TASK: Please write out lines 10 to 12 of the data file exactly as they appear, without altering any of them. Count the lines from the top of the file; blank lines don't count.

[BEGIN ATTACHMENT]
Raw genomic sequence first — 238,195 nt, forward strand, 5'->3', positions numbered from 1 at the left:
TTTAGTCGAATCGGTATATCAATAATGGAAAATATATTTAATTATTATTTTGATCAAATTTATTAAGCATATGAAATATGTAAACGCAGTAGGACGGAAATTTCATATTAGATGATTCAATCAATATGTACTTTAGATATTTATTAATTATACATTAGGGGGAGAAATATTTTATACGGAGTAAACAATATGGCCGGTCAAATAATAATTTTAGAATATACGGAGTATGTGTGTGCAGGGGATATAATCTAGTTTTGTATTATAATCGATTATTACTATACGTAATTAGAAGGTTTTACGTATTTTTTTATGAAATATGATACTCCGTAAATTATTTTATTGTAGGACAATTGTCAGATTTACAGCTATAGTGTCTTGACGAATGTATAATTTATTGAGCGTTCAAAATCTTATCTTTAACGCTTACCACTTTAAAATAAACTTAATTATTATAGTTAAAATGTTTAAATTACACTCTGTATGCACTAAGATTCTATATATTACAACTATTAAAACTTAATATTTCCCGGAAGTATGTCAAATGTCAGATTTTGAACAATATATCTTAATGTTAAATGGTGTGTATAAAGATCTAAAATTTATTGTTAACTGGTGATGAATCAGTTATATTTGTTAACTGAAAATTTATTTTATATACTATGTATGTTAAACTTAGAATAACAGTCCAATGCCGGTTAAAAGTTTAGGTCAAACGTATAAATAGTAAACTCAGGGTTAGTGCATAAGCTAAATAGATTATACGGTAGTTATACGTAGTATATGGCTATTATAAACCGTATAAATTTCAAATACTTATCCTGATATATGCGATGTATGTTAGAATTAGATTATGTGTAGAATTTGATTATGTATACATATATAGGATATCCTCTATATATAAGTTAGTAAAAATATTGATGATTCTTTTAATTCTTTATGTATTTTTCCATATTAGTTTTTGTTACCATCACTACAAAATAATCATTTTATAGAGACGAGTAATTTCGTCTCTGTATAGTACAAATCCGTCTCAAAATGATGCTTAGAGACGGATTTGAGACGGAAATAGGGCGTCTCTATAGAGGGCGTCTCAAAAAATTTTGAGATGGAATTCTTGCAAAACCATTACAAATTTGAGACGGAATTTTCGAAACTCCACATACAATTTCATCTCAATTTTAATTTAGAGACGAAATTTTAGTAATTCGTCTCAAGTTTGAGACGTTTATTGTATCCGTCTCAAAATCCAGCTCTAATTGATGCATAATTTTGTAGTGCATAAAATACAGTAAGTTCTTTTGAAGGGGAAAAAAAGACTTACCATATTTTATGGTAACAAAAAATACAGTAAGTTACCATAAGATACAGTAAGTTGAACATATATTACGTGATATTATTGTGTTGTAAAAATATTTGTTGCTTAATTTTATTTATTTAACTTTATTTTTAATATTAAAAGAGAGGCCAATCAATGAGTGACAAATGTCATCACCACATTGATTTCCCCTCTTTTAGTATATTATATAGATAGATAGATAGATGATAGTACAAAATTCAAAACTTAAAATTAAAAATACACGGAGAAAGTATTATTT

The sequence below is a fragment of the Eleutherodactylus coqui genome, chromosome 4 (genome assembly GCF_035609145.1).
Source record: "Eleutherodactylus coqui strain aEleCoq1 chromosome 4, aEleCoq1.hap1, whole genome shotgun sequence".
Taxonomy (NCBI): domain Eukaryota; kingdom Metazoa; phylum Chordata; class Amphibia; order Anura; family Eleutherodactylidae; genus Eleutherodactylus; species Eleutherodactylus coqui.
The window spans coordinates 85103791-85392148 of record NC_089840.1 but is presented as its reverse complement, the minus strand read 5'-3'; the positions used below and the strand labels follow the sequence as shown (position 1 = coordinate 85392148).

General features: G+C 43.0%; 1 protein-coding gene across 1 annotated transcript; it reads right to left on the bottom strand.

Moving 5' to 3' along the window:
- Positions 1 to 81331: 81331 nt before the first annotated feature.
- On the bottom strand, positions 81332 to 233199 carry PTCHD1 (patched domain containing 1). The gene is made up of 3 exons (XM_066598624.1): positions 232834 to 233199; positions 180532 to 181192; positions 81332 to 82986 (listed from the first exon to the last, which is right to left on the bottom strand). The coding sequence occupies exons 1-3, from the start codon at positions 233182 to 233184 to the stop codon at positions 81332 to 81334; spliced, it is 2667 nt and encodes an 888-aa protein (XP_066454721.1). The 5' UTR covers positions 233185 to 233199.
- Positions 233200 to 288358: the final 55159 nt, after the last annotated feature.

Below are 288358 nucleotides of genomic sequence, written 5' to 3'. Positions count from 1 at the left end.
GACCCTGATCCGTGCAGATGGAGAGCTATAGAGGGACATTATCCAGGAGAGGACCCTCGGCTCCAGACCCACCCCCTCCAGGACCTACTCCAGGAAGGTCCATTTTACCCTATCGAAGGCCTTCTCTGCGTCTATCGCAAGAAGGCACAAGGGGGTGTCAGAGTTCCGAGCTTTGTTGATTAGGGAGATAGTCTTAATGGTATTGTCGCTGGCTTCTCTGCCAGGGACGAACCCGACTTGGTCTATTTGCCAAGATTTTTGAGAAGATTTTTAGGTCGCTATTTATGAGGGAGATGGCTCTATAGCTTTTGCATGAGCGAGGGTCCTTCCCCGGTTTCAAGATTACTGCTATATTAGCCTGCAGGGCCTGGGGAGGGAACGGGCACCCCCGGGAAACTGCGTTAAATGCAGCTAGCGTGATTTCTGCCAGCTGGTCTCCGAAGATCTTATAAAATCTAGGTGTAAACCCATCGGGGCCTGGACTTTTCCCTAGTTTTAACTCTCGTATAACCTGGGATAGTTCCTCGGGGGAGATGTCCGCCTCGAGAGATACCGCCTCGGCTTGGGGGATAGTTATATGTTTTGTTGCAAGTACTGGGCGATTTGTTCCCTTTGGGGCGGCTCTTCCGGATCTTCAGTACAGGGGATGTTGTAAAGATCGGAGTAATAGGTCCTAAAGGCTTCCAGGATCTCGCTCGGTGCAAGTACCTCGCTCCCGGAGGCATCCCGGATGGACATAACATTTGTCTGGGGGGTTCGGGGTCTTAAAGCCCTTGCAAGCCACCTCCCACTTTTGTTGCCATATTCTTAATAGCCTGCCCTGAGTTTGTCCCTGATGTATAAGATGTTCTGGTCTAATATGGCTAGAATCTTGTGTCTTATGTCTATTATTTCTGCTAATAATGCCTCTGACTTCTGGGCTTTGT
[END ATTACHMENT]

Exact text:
- On the bottom strand, positions 81332 to 233199 carry PTCHD1 (patched domain containing 1). The gene is made up of 3 exons (XM_066598624.1): positions 232834 to 233199; positions 180532 to 181192; positions 81332 to 82986 (listed from the first exon to the last, which is right to left on the bottom strand). The coding sequence occupies exons 1-3, from the start codon at positions 233182 to 233184 to the stop codon at positions 81332 to 81334; spliced, it is 2667 nt and encodes an 888-aa protein (XP_066454721.1). The 5' UTR covers positions 233185 to 233199.
- Positions 233200 to 288358: the final 55159 nt, after the last annotated feature.

Below are 288358 nucleotides of genomic sequence, written 5' to 3'. Positions count from 1 at the left end.